How does your Christian neighbor live? Do they fundamentally live differently than you? I doubt it. They own houses, lands, and cars and spend most of their life enjoying the fruit of their labors. How they live their life betrays what they really think is important. If hell was a real place that every non-Christian will be tortured by God for all eternity, shouldn’t Christians spend every waking moment and every extra dollar trying to keep people from going to a Christless hell? Yet, even the most fundamentalist of Baptists spend little time trying to evangelize the world.

The small percentage of Christians who consider themselves sold out, on fire, committed, sanctified, hardcore Jesus loving, Jesus obeying followers of the King of Kings and Lord of Lords, will likely shout AMEN to everything I have written here. But, in doing so they will be missing my point.

Christians need to know that non-Christians, including atheists like me, see them for who and what they really are. We see the hypocrisy, the denial of the teachings that they say are the words of God. We measure our lives by theirs and we see little difference. Like us, they live in the world, want to enjoy the fruit of their labor, and desire to live as long as possible. Like us, they have good days, bad days, and a lot of in between days. They love, hate, and are kind, mean, nasty, arrogant, gracious, impatient, long-suffering, jealous, and envious just like their non-Christian neighbors.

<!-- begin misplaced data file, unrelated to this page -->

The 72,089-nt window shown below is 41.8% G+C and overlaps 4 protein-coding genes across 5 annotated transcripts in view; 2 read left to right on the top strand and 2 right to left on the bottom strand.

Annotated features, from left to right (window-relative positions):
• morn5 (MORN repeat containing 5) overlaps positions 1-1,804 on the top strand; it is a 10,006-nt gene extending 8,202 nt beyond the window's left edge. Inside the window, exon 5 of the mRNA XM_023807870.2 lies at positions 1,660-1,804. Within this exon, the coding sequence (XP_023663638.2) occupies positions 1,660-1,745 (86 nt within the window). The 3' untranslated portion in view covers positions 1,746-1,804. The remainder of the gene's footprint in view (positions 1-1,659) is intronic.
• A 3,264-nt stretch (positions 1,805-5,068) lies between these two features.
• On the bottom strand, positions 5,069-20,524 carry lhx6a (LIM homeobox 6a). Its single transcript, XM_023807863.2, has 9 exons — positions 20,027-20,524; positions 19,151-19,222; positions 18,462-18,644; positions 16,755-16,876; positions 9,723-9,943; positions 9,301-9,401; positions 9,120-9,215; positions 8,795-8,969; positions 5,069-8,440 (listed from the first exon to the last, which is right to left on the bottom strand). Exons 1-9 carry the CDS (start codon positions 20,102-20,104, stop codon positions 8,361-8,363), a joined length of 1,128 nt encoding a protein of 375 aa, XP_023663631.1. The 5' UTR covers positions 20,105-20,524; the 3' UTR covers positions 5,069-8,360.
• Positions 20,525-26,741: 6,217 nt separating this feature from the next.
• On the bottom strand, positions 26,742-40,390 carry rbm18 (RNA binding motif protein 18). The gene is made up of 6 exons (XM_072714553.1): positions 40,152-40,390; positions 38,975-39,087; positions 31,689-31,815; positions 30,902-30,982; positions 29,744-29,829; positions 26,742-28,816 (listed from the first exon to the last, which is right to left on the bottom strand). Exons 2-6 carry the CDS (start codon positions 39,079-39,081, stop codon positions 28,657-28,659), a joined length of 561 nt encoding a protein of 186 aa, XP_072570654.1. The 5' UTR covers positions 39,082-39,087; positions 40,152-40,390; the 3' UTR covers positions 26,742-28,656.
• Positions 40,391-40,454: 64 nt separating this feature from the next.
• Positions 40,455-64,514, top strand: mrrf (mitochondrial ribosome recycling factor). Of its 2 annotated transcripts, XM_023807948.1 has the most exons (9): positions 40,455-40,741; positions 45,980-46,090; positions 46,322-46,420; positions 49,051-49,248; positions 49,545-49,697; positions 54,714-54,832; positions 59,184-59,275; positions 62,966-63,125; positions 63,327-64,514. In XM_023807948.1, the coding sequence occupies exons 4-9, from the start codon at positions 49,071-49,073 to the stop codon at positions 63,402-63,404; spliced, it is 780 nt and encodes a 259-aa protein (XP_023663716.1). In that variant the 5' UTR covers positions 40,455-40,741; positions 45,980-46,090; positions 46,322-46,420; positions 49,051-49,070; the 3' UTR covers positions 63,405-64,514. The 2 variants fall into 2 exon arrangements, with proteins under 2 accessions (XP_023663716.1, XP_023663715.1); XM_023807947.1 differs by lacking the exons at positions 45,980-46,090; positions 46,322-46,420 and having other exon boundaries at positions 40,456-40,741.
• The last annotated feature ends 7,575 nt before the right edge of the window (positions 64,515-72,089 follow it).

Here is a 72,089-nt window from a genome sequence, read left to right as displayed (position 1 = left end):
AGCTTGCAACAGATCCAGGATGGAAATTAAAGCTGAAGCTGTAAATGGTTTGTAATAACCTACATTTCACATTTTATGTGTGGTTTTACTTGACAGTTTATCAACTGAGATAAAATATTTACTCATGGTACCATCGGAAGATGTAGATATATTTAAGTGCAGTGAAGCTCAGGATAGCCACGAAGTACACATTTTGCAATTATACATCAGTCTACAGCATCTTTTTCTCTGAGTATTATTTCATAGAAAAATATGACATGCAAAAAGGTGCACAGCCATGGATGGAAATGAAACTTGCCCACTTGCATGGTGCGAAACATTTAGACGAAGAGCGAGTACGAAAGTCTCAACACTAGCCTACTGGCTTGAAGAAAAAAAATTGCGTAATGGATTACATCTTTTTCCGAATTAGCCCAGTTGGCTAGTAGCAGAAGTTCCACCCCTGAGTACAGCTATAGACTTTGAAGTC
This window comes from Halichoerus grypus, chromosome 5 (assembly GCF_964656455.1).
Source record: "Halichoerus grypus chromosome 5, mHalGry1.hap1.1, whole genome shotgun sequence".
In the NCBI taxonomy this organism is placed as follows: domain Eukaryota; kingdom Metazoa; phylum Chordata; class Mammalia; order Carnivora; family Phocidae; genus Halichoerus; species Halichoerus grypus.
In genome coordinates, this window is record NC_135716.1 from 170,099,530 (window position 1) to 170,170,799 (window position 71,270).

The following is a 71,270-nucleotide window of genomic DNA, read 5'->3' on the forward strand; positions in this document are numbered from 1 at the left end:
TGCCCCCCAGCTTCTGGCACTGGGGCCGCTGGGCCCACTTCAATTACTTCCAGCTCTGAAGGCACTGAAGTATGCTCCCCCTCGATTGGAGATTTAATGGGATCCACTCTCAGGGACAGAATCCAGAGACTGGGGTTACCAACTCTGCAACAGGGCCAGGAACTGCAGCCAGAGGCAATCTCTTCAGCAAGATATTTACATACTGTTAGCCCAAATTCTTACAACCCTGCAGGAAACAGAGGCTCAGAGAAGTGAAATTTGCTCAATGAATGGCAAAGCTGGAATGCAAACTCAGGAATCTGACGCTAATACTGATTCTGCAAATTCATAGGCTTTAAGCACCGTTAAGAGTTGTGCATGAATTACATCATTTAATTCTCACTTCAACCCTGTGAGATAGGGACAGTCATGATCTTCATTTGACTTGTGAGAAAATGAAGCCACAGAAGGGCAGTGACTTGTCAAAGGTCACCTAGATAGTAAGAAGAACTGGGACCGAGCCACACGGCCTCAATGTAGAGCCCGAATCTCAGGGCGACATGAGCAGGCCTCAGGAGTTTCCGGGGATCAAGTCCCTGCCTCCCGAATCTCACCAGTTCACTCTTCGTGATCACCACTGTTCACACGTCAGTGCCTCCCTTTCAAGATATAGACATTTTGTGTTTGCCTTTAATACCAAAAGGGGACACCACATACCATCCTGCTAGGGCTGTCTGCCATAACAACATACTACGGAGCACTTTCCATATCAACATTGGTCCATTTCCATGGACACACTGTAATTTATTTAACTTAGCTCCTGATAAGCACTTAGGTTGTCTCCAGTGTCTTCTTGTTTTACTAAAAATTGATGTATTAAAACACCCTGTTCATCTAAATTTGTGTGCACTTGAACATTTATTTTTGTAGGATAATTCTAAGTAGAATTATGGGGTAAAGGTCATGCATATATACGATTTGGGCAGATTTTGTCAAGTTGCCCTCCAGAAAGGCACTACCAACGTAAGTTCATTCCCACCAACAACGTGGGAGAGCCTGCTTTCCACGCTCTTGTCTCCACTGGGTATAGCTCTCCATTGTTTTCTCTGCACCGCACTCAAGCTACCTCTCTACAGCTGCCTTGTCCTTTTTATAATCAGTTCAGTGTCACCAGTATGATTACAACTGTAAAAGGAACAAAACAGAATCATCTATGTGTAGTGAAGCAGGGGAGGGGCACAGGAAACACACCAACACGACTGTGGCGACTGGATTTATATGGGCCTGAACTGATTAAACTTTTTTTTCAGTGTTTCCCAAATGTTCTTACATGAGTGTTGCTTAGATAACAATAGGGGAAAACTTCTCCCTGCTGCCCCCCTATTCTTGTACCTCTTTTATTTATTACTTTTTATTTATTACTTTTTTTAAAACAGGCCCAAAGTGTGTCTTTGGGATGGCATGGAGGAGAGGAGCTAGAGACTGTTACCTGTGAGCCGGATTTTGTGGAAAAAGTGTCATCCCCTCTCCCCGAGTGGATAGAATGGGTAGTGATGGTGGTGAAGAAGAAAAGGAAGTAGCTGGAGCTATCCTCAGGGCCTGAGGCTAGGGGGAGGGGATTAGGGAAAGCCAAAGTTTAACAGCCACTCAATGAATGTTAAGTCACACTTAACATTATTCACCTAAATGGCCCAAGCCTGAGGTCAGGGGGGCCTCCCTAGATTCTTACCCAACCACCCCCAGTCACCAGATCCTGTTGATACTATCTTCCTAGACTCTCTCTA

If hell and heaven are real, dear Christian, why would you not work night and day evangelizing others, forsaking wealth and health, and burn yourself out for God. This way you will get to heaven much sooner. I doubt that many Christians will choose this path. Why? Despite their certainty and their talk of eternal bliss in the afterlife, they deep down doubt that there really is an afterlife. Like the atheist, they want to wring as much as they can out of life. For if there is no afterlife, what a waste it will have been to not live life to its fullest.

Even among Christians who consider themselves sold out, on fire, committed, sanctified, hardcore Jesus loving, Jesus obeying followers of the King of Kings and Lord of Lords, they don’t seem to be in a hurry to get to heaven.  It seems that for all their talk about being a temporary citizen of this world, they are really planning on applying for permanent residency.

I guess I have said all this to say, that what we have in America is cultural Christianity. It is a religion that people give lip service to, a religion good for weddings and funerals, but not overtly applicable in the day-to-day lives of those who profess that Jesus is the son of God. Not even the professional Christians, those who call themselves pastors, elders, bishops, and priests, seem to be immune from being very much a part of the world.  Their cars, houses, suits,entertainments, expense accounts, retirement funds, and bank accounts, tell all who bother to listen that this world is really their home and that they are in no hurry to leave.